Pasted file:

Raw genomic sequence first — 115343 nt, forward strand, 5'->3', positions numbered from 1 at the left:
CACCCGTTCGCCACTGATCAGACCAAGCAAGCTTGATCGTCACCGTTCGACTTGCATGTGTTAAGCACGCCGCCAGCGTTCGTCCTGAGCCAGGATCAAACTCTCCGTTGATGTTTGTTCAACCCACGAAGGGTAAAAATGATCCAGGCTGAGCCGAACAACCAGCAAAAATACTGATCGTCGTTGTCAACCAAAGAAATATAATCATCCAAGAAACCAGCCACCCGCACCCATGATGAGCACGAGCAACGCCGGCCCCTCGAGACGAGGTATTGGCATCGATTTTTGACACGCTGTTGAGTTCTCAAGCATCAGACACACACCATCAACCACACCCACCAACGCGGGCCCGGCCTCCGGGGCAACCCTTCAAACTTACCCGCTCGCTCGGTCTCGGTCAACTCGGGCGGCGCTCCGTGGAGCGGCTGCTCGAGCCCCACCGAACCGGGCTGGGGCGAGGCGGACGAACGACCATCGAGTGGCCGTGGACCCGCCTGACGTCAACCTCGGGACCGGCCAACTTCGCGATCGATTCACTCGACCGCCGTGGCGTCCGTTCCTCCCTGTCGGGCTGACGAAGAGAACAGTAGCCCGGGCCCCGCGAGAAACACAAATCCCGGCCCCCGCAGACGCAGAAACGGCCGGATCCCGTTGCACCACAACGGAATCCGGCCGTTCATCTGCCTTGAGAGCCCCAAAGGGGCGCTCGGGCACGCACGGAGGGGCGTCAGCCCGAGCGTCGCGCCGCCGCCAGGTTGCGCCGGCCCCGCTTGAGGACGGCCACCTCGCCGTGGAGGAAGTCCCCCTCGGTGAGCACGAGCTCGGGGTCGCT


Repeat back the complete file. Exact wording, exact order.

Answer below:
Raw genomic sequence first — 115343 nt, forward strand, 5'->3', positions numbered from 1 at the left:
CACCCGTTCGCCACTGATCAGACCAAGCAAGCTTGATCGTCACCGTTCGACTTGCATGTGTTAAGCACGCCGCCAGCGTTCGTCCTGAGCCAGGATCAAACTCTCCGTTGATGTTTGTTCAACCCACGAAGGGTAAAAATGATCCAGGCTGAGCCGAACAACCAGCAAAAATACTGATCGTCGTTGTCAACCAAAGAAATATAATCATCCAAGAAACCAGCCACCCGCACCCATGATGAGCACGAGCAACGCCGGCCCCTCGAGACGAGGTATTGGCATCGATTTTTGACACGCTGTTGAGTTCTCAAGCATCAGACACACACCATCAACCACACCCACCAACGCGGGCCCGGCCTCCGGGGCAACCCTTCAAACTTACCCGCTCGCTCGGTCTCGGTCAACTCGGGCGGCGCTCCGTGGAGCGGCTGCTCGAGCCCCACCGAACCGGGCTGGGGCGAGGCGGACGAACGACCATCGAGTGGCCGTGGACCCGCCTGACGTCAACCTCGGGACCGGCCAACTTCGCGATCGATTCACTCGACCGCCGTGGCGTCCGTTCCTCCCTGTCGGGCTGACGAAGAGAACAGTAGCCCGGGCCCCGCGAGAAACACAAATCCCGGCCCCCGCAGACGCAGAAACGGCCGGATCCCGTTGCACCACAACGGAATCCGGCCGTTCATCTGCCTTGAGAGCCCCAAAGGGGCGCTCGGGCACGCACGGAGGGGCGTCAGCCCGAGCGTCGCGCCGCCGCCAGGTTGCGCCGGCCCCGCTTGAGGACGGCCACCTCGCCGTGGAGGAAGTCCCCCTCGGTGAGCACGAGCTCGGGGTCGCT